A “romantically challenged poacher,” quipped Peter Grant.

Comments (2)




Who else is there?

It is necessary not to take things like this too seriously, lest one become despondent:

And if not despondent, perhaps “enraged” will apply.

Comments (3)




I know the feeling

Tony LaHood admits to something I could admit to, but won’t:

I am an idiot in any situation involving a woman. One hundred percent of the time, I will follow a great pair of legs into hell (or a Mercedes dealership, as the case may be) with both eyes open.

Then again:

It doesn’t happen too often, but when it does, I get to teeter on the edge of sanity for just a few moments and contemplate things that can’t possibly be, before the real world reasserts itself and gives me a dope-slap.

And, well, the circumstances were right: a sunnyish (for March) afternoon, traffic crawling at 25 mph, and in front of me, a beautiful (this is my delusion, and I say she’s beautiful, so back off) blonde in a Benz.

Not just any Benz, either; this was the SL55 AMG in Arrest Me Red, the first one of these I’ve seen in the city, and for a moment I had a flash of “Am I even allowed to drive around here?”

After about two blocks, I’d gotten to the point where we’d negotiated the prenup, and after two blocks more, we were flying to Stuttgart to pick up some AMG accessories Mercedes had unaccountably forgotten to include in the car’s $124,020 price.

She veered off after half a mile, which at 25 mph takes longer than you’d think, and I wound up a few blocks later inhaling the diesel fumes from a Metro Transit bus. Back to reality.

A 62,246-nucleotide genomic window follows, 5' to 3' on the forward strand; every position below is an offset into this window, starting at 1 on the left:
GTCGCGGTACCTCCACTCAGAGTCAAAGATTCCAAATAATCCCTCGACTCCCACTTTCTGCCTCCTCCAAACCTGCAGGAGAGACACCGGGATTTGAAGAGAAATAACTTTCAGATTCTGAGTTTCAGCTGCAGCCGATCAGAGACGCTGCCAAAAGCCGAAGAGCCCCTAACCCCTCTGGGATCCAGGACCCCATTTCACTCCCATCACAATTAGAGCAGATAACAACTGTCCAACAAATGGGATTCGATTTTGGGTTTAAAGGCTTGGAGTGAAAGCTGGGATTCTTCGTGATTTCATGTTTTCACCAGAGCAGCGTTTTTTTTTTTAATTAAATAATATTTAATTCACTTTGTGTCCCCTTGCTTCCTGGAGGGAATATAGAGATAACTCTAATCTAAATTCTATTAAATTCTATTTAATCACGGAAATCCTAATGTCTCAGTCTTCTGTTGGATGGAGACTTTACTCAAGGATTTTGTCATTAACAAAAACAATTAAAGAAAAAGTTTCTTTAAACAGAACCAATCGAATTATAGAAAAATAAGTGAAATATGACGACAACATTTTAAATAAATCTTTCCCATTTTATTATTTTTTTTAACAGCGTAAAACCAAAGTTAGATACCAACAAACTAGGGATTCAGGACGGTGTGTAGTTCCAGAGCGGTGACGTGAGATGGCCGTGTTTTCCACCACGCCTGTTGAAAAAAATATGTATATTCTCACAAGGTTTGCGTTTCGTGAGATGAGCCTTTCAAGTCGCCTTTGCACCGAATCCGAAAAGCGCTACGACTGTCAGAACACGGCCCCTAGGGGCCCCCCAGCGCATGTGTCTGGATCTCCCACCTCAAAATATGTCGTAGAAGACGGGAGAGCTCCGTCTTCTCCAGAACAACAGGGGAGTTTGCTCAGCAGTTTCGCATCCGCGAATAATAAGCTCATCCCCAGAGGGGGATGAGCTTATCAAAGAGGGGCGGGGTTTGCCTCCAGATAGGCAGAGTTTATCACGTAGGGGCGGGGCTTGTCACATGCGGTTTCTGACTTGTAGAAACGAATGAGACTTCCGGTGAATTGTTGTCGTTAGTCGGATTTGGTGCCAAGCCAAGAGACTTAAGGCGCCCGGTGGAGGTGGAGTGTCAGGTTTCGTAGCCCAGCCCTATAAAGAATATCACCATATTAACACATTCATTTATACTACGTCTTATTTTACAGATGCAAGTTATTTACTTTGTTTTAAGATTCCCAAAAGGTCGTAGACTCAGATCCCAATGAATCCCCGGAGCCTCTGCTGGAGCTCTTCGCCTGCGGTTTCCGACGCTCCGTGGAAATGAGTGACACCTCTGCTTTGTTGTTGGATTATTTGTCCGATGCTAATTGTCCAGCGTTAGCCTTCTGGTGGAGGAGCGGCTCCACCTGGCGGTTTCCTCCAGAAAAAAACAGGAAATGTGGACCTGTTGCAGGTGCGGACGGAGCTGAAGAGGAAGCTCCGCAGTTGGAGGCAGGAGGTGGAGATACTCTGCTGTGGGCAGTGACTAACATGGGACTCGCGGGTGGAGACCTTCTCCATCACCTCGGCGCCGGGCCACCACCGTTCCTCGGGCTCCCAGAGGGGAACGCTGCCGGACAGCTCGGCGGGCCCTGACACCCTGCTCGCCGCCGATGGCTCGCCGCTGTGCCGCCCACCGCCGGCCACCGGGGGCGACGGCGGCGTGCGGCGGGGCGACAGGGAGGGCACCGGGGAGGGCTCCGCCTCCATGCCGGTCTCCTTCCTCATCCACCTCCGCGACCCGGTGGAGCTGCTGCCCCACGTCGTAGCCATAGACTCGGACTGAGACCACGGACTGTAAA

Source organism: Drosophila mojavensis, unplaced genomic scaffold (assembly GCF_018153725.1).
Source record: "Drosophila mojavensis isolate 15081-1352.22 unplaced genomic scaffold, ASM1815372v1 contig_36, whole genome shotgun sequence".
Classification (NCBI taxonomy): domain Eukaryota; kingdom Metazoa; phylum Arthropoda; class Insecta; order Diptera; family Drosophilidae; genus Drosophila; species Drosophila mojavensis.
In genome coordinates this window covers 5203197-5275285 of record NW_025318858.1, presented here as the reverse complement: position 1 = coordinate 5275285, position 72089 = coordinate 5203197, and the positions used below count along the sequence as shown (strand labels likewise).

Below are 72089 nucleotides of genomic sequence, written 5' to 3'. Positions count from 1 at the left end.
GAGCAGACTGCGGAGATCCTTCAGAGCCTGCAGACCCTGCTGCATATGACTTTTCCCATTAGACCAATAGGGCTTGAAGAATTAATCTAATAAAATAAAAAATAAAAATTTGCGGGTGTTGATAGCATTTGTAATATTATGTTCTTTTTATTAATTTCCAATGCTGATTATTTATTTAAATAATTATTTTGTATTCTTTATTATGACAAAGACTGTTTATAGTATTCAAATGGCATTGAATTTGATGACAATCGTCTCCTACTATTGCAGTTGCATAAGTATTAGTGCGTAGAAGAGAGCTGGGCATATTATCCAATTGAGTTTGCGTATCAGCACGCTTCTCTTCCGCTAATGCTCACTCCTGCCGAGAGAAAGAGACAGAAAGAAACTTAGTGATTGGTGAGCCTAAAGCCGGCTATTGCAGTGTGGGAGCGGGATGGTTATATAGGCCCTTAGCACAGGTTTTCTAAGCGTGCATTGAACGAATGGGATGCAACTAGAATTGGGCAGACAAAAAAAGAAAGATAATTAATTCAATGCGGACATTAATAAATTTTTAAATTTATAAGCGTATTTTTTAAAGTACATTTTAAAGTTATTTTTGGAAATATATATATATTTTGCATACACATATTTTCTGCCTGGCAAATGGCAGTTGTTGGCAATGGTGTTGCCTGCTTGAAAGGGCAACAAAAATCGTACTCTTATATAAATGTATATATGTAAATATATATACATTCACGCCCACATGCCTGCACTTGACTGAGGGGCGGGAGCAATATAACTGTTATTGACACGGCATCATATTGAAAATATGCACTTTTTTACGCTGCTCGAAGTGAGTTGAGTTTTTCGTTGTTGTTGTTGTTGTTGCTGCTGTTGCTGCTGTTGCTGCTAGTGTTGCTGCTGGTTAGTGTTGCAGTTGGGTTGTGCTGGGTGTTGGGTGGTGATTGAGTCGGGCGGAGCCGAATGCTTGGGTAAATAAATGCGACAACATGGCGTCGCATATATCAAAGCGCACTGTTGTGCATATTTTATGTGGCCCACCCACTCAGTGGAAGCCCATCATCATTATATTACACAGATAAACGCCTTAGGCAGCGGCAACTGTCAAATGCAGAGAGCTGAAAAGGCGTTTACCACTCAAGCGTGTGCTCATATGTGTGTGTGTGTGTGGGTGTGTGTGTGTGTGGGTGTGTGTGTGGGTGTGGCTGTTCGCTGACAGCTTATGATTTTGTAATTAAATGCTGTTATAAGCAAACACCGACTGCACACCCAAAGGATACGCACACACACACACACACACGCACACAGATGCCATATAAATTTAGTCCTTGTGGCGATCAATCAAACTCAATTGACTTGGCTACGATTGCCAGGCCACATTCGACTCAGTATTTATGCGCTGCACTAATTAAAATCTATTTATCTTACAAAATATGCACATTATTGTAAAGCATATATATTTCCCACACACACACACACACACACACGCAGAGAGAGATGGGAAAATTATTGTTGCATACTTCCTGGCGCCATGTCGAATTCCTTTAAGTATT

It always ends that way.

Comments (3)




She has a roof over her head

Which is better odds than you get with him:

A new report by the online loan marketplace LendingTree has found that single women own far more homes than their male counterparts. The study revealed that in the nation’s 50 largest metropolitan areas, single women are almost twice as likely to be homeowners as single men. Single women in New Orleans, for example, own 27 percent of all homes compared to only 15 percent for single men. Multiple cities boasted disparities of over 10 percent. Interestingly, there were no cities in which single men outpaced single women.

And if you know lots of single guys, you’re already nodding your head.

The decision to marry and have children has a profound impact on earnings. Though the average man makes more than the average woman, the disparity is reversed when looking at unmarried women versus unmarried men. Based on data compiled from 2,000 urban communities, one study found that the median salary for young, unmarried, childless women is about 8 percent higher than men with the same characteristics. Other cities experienced pay gaps in the double digits, sometimes reaching as high as 20 percent. Further research has shown that unmarried college-educated women between the ages of 40 and 64 earn an average of 17.5 percent more than their male peers.

And probably a better credit risk, I suspect, having spent rather a lot of time at the wrong end of FICO.